A Whistle for the Goatfooted Balloonman by Leila Allison

Today, quicksilver March clouds hug Torqwamni Hill in a multilayered embrace composed of soft kisses and the murmured promise of a twisted-shank thrust below the sternum and into the heart. Both may be interpreted as acts of affection. And it is Tennyson who claims that spring is when young men think of love; yet nothing the Lord says expands well on what the young ladies make of the situation. Perhaps this is because it is less poetic, and concerns what passes from mothers to daughters on the subjects of cows and the price of milk.

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Death in the Shadows by Tom Sheehan

The Texas evening carried grace and expectation as the sun moved on its last legs; soft shadows fell from all heights as though they were cotton balls shaped into vague contours, and a hush moved across the land the way mystery crawls, unknown, unsure of where to put down its feet, looking for contestants in the arena where life is lived a good part of the time. In Trinity Cove, Texas, it was The Wild Eye Saloon, a catch-all for what the west brings to dry throats, hungry cowpokes, desperate criminals, sneaky card players, and a few ladies lost in the game of life.

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The Louder You Scream by Martyn Clayton

 

Every girl loves a showman reckoned Big Micky Taverne.

Stand behind their car as the waltzer takes a group of them up and down. Watch as they huddle up, heads rested on shoulders, screaming in unison. One if not all will be giving you the glad eye, willing you on. Come on they’re saying, give us a spin. So, you do and they scream so loud it would burst your eardrums if they weren’t already bust from the music.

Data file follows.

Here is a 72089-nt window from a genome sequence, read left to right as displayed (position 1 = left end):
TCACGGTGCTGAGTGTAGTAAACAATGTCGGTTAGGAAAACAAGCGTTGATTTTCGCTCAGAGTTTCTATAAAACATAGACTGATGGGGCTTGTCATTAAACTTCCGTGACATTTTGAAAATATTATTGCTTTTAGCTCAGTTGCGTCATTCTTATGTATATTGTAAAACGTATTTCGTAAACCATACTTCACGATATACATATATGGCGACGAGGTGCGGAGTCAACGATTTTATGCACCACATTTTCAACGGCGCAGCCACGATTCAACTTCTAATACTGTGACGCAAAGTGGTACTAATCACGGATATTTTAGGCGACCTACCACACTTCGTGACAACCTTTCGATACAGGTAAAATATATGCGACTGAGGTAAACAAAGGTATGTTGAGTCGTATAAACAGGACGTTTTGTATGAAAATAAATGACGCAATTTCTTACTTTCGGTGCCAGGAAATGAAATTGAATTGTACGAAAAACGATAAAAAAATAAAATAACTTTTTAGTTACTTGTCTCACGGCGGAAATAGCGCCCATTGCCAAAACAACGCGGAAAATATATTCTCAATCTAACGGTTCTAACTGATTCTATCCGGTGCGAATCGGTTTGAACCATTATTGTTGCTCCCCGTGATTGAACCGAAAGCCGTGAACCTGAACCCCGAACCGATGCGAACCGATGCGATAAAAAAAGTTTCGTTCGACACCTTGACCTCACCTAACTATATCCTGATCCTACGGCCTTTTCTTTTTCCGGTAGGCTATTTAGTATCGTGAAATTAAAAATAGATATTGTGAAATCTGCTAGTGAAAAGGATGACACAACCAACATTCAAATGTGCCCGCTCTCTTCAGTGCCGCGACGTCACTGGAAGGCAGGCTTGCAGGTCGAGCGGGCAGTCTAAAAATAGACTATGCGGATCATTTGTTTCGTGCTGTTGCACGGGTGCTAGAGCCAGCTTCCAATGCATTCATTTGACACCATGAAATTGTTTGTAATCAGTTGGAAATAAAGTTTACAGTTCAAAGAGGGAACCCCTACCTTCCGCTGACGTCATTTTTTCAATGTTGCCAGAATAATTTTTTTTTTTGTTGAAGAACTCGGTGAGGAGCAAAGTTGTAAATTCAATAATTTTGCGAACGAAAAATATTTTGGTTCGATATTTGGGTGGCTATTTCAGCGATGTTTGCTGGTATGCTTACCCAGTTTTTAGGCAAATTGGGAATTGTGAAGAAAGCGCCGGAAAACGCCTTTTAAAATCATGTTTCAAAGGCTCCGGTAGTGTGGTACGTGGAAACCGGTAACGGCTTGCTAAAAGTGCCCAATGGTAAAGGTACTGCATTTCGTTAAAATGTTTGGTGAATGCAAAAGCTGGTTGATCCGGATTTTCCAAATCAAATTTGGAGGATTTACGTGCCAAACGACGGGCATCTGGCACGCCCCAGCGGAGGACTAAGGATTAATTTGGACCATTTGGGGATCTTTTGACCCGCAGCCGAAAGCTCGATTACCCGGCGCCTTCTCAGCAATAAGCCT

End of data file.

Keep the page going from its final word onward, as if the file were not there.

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The Deep End by Sarah Dara

Note: There is some Urdu used in this piece. Translation is provided at the end of the prose.

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My toes sank into the warm sand. I wiggled them in deeper, walking toward the fierce body of water ahead. The sand became cold and wet. Wind blew against my face; echoes of the past whispering in my ears. I brushed my hair aside and started to move towards the ultramarine waves. My family called to me as I neared the sea. Shouts of ‘what are you doing,’ ‘come back,’ ‘it’s too dangerous’ were heard spreading in the wind, but I kept going. Waves tickled my feet as I wandered deeper and deeper. The sand beneath my feet vanished and I was paddling. The sea enveloped me. Waves struck me violently. I was deep enough. I stopped paddling.

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